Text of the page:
2019-6-14 | Chevy New Roads Magazine
Build It Yourself
A trip to the hardware store, a few hours, and the right attitude are all that stands between you and the DIY project of your dreams. Watching a few how-to videos doesn’t hurt, either.
Growing up in Oklahoma City, Mike Montgomery wasn’t raised to be a builder or craftsman, and certainly didn’t think much about midcentury modern design. Beyond the occasional inclination to slap together a bike ramp with his buddies or a rough planter box for a gift, there wasn’t a lot to foreshadow a career as a do-it-yourself media maker.
“My parents always had tools around the house,” says Montgomery, “but I wasn’t building projects all the time when I was a kid.” It wasn’t until he left home to study music production and engineering that a natural inclination for problem solving—and a need to build stuff on the cheap—started him down the path of DIY.
“Right around the time I got into school I realized I could build things like speaker cabinets and guitar pedalboards as a side hustle,” he says. As he continued building gear in his apartment, word of his projects started getting out to his friends. Before long, he was getting requests for increasingly complicated items and turning to the internet to find out how to build them.
The leap from helping out friends to crafting furniture in front of a camera came quickly. “I watched these DIY videos and realized I was doing everything but shooting it,” Montgomery says, “and I already knew how to film and edit.” His own video channel, Modern Builds, was born in 2015.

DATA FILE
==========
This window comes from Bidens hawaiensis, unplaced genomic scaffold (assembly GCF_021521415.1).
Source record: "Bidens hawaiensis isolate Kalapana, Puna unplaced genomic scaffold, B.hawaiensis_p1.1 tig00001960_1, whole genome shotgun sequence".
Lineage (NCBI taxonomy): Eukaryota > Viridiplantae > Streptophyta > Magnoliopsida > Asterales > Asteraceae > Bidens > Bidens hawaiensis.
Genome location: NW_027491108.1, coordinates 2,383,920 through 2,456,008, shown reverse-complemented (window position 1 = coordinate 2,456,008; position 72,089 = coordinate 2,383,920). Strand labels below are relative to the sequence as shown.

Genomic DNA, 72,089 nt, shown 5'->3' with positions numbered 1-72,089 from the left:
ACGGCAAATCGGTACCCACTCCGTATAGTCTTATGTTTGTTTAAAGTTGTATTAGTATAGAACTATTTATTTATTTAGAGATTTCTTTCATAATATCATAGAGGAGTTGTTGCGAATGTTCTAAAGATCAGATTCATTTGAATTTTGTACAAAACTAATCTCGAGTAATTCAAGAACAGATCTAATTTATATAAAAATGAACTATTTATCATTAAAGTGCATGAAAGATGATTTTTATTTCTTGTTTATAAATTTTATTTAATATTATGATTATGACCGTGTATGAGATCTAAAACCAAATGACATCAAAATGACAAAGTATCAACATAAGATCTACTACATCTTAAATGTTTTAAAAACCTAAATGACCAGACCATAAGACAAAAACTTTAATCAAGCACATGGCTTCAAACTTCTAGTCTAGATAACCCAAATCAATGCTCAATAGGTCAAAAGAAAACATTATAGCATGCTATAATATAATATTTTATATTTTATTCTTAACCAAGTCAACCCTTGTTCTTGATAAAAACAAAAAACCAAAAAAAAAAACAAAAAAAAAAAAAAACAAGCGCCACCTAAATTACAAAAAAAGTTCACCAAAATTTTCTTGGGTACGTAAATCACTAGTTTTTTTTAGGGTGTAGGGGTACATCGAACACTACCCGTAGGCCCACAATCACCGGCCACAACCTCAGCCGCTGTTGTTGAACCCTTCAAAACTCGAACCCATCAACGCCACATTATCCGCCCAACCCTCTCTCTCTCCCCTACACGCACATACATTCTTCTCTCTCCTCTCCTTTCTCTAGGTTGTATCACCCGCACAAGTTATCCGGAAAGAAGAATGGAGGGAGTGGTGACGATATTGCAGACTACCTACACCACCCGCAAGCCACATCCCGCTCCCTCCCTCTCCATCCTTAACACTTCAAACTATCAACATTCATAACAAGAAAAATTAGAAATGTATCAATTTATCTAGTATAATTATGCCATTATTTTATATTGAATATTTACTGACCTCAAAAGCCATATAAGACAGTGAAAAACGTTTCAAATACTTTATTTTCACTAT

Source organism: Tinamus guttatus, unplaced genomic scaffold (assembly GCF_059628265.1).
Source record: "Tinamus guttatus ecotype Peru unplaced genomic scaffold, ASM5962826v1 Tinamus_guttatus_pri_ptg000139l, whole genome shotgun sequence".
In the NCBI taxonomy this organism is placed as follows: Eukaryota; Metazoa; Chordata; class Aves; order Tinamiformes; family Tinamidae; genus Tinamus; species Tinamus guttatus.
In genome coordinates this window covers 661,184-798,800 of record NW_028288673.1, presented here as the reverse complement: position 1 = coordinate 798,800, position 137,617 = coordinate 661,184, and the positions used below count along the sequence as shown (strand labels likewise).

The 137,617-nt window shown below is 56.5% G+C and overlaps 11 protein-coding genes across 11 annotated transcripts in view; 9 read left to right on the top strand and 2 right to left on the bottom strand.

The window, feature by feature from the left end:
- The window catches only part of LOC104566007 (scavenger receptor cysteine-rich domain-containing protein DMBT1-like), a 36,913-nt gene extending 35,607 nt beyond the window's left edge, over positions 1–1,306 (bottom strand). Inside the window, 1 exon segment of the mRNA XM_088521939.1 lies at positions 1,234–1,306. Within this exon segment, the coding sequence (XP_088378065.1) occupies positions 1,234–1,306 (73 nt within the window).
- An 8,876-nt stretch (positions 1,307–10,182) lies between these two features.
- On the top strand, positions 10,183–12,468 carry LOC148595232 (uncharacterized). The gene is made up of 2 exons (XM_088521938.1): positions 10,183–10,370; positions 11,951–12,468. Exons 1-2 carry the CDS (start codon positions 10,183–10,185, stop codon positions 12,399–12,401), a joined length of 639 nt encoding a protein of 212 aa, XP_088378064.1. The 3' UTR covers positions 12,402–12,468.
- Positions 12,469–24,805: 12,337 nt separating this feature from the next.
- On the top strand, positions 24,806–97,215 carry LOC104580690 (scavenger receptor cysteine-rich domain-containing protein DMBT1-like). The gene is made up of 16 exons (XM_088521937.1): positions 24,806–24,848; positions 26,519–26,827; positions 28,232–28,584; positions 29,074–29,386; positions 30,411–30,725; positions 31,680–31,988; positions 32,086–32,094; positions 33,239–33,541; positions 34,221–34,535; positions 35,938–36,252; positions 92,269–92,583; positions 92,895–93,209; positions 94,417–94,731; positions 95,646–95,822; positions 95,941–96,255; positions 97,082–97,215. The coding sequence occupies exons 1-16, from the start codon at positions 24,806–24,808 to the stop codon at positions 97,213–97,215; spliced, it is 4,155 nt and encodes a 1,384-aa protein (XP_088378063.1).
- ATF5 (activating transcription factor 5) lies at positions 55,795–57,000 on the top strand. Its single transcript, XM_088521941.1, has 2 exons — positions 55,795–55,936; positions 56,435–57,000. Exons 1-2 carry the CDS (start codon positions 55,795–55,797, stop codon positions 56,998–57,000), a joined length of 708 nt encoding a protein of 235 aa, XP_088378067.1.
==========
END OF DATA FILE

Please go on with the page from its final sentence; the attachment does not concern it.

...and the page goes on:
Silverado’s awesome Durabed was designed to help you get your projects done. The 79-inch-long standard bed is perfect for runs to the lumberyard, and there are clever features like an available 120-volt outlet located near the tailgate.
Montgomery’s earnest approach and design ethos have clearly resonated with lots of people: In four years, his channel has swelled to more than 800,000 subscribers. The most popular project videos have millions of views, with each new installment quickly racking up thousands of clicks.
The success of Montgomery’s videos mirrors the internet’s voracious appetite for do-it-yourself content, too. Searches for DIY videos net dozens of video providers with more than a million subscribers—in some cases tens of millions—and impressive statistics in terms of views and comments. This trend has implications far beyond one’s living room furniture, too: Popular DIY channels run the gamut of topics, from arts and crafts to makeup tutorials to home electronics and computers.
Scroll through very popular DIY video builds, and you’re almost certain to read the words “midcentury modern–inspired” over and over. The result of a golden era of design that stretched from the end of World War II until the 1970s, the “MCM” aesthetic inspired furniture that is still coveted, and increasingly expensive, today. And while a period-correct buffet or credenza from the ’50s is something that might strain many household budgets, DIYing a similar piece can be as simple as a web search, a big-box hardware store, and a truck to haul plywood sheets and lumber.
In fact, it is the versatile and inexpensive sheet of plywood that connects original furniture makers—whose famed use of molded plywood characterized the era—to projects that excited amateurs are working on today. In addition to the material’s affordability and authenticity, Montgomery enjoys working with it for its ease of use. “With solid wood, you deal with expansion and contraction a lot,” he says. “Plywood is more stable.”
Designed to help you get your projects done
The All-New Silverado pickup truck works as hard as you do. Its 79-inch-long standard bed is perfect for runs to the lumberyard, and there are clever features like an available 120-volt outlet located near the tailgate.